toned

Big fix needed on state Highway 112

  • Fri Mar 12th, 2021 12:52pm
  • News

Stretch of road between Joyce, Clallam Bay could fully reopen by fall

By Paul Gottlieb

Olympic Peninsula News Group

An 8-mile stretch of State Highway 112 between Port Angeles and the West End has been inaccessible to traffic since Dec. 21, when a half-dozen slides caused by heavy rains cratered the roadbed, sloughing it into pits 13 feet deep.

The remote, scenic thoroughfare could be fully open by this fall with a $2 million project that will take into account of potential marbled murrelet habitat by not allowing construction during nighttime hours, state Department of Transportation Project Engineer Dan McKernan said Friday.

Work that could begin this summer if permits are approved will include slope reinforcement, filling portions with gravel, installing guardrail, rebuilding drainage facilities, and leveling a surface roadway with gravel, state Department of Transportation spokesperson Tina Werner said last seek in an emailed community update on the project.

McKernan said realigning the road would be a more long-term but far more expensive option in a slide-prone region of Clallam County where slides close roads on an annual basis, disrupting traffic on one of the county’s few through roads.

“It’s such a large slide complex,” he said of the slide area.

“It’s not just on the surface.”

But the goal is to return residents to their driving routines.

“This project is to get the road open as quickly as possible and open it to two lanes of traffic,” McKernan said.

“I don’t want to say it’s a short-term fix.

“There are ways that geotechnical engineers can design something that would hold up longer, but it’s not in the scope of this project to get the road open as quickly.

“Those fixes would also require additional right of way to build those fixes. What DOT is staying with is the existing right of way.”

The formula that DOT employs for projects leaves rural, less-traveled areas in the state on the short end of funding compared with more populated areas.

“When the department prioritizes projects, they look at traffic volumes as a deciding factor in the funding of those priorities,” McKernan said.

“Traffic volumes there are not as high compared to Highway 18 or Highway 16 or other stretches of Highway 101.”

Realigning the road would bypass the slide-susceptible areas but cost tens of millions of dollars, he added.

“Nothing would prioritize that any time soon to bypass those areas, which is probably not in the cards,” McKernan said.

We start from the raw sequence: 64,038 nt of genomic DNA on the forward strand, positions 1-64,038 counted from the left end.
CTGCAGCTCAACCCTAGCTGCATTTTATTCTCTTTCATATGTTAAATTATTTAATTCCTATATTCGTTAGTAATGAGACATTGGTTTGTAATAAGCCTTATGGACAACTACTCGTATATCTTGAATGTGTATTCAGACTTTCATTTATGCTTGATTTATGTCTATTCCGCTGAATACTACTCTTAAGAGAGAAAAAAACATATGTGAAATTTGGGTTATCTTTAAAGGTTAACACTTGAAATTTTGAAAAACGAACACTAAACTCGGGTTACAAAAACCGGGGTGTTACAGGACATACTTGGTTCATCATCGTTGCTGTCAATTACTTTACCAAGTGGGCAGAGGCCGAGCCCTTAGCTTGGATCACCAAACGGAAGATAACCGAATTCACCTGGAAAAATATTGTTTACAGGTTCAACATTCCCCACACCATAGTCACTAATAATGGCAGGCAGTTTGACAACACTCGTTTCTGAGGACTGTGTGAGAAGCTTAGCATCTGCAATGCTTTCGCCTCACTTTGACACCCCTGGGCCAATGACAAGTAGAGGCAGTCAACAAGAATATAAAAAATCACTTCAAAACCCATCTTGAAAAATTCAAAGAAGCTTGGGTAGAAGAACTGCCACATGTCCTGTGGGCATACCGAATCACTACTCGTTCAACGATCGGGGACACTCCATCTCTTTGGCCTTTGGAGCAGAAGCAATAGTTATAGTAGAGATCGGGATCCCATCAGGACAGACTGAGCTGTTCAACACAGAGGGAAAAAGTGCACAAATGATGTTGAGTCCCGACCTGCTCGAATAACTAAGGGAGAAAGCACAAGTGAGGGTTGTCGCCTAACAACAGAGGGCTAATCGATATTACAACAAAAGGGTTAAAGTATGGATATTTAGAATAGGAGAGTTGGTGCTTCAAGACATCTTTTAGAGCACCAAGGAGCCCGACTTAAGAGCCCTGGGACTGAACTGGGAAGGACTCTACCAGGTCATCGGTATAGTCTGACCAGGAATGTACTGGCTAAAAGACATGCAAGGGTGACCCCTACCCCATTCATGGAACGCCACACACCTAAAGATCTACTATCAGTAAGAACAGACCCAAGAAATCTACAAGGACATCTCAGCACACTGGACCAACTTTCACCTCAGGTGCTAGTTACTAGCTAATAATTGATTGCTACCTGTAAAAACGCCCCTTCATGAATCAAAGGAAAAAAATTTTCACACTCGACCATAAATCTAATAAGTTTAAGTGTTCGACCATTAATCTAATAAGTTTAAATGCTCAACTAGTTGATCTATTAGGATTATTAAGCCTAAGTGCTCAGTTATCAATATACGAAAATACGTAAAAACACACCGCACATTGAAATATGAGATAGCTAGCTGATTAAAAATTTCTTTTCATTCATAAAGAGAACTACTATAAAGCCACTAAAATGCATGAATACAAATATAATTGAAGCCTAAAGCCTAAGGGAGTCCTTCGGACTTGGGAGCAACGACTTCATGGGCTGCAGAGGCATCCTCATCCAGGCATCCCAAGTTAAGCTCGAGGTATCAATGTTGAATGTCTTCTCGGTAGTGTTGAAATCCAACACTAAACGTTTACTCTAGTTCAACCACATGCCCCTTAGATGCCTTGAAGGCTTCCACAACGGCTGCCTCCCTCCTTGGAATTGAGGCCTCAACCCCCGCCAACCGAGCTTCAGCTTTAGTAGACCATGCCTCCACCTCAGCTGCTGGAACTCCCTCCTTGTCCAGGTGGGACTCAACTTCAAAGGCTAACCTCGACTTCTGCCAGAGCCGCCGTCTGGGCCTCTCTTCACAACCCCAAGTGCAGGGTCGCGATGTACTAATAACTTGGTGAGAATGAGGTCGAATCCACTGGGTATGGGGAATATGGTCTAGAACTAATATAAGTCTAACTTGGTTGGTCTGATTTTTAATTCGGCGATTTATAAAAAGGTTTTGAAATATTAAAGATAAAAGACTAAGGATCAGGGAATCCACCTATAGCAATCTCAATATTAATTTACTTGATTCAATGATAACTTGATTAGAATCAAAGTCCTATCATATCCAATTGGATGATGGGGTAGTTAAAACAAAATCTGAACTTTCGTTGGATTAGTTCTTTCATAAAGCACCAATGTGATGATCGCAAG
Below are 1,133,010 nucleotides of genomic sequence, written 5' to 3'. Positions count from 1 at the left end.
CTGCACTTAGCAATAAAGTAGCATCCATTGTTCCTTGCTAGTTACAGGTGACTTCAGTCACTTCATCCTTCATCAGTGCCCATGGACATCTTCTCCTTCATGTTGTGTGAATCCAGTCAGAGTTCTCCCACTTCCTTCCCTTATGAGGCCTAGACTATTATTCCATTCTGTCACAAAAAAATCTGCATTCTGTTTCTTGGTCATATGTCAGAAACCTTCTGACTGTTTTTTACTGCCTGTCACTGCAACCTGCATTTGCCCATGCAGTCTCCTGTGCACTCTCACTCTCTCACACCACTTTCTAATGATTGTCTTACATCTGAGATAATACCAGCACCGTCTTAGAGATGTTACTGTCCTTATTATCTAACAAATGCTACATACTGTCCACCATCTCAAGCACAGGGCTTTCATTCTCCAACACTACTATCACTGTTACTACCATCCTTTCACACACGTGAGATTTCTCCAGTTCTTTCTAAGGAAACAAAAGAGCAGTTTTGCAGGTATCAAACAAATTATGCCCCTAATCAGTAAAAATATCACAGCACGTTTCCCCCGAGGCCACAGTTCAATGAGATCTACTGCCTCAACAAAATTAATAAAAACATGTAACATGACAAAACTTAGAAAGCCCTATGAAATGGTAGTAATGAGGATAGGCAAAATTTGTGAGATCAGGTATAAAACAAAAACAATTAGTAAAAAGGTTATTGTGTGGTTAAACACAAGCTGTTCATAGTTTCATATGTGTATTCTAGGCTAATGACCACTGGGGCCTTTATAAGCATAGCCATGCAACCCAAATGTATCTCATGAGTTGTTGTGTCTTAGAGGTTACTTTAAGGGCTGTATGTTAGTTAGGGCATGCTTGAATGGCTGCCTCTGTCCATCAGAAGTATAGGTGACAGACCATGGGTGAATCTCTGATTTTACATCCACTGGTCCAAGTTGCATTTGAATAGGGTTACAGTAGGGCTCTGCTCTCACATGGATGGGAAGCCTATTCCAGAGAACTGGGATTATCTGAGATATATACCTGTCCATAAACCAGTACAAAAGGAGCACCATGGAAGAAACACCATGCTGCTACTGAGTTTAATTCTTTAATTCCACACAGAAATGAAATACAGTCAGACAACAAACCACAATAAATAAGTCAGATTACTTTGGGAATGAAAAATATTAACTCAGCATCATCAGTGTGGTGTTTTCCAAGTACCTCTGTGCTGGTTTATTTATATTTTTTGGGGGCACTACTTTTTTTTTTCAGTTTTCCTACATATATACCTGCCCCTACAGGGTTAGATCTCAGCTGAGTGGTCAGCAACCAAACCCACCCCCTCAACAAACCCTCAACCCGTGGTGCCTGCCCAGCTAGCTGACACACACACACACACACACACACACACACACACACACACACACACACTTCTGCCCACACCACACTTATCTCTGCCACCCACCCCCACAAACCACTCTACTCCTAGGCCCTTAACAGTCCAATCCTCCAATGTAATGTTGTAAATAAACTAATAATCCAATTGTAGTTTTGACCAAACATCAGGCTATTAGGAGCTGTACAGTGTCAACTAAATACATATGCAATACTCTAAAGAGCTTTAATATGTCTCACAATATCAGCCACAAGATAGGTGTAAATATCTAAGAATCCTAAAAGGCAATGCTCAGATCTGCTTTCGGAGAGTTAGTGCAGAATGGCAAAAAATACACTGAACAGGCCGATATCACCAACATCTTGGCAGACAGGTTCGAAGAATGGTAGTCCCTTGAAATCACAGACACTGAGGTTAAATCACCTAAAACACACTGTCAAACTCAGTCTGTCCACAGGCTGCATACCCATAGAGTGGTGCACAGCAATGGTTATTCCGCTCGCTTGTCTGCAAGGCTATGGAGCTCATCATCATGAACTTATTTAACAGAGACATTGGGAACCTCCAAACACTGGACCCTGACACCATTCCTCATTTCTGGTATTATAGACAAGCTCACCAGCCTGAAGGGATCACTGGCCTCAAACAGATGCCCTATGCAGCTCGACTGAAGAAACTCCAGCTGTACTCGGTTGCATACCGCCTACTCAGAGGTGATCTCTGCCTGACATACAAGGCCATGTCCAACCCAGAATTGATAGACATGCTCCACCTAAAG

The project stretches from near a U-shaped, hairpin turn at Jim Creek east of Clallam Bay to near Twin Beach west of Joyce.

A detour that loops around the slide area will remain in place for the duration of the project.

For westbound drivers heading toward Clallam Bay, it begins near Highway 112-U.S. Highway 101 junction west of Port Angeles.

It courses west on 101, connecting to State Route 113 at Sappho before pointing north and splicing into 112 west of the slide area and to Clallam Bay.

Six slides have been identified in the project area. A design engineer finalized conceptual plans to repair all six locations that will be forwarded to a contractor pending the acquisition of environmental permits that can take up to five months for approval.

“However, we are trying to expedite this process,” Werner said in the update.

Three weeks ago, environmental crews identified potential marbled murrelet habitat that could be affected, but only if construction occurs during nighttime hours when the seabirds are present, McKernan said Friday.

“They come in off the ocean, come and roost and nest in the evening and overnight in the woods,” McKernan said.

During construction, workers would stop operating noise-generating equipment from a half-hour before sunset to a half-hour after sunrise, he said.

“We would not work at night normally because there’s not a lot of traffic that would impact the project,” McKernan said.

He said he did not yet know the location of the habitat areas.

The female murrelet lays one egg a year, according to the U.S. Fish and Wildlife Service. It is incubated for about 30 days by both adults in small depressions or cup-shaped mats made in moss or other debris on a limb. Chicks fledge after about 28 days.

Senior Staff Writer Paul Gottlieb can be reached at 360-452-2345, ext. 55650, or at [email protected]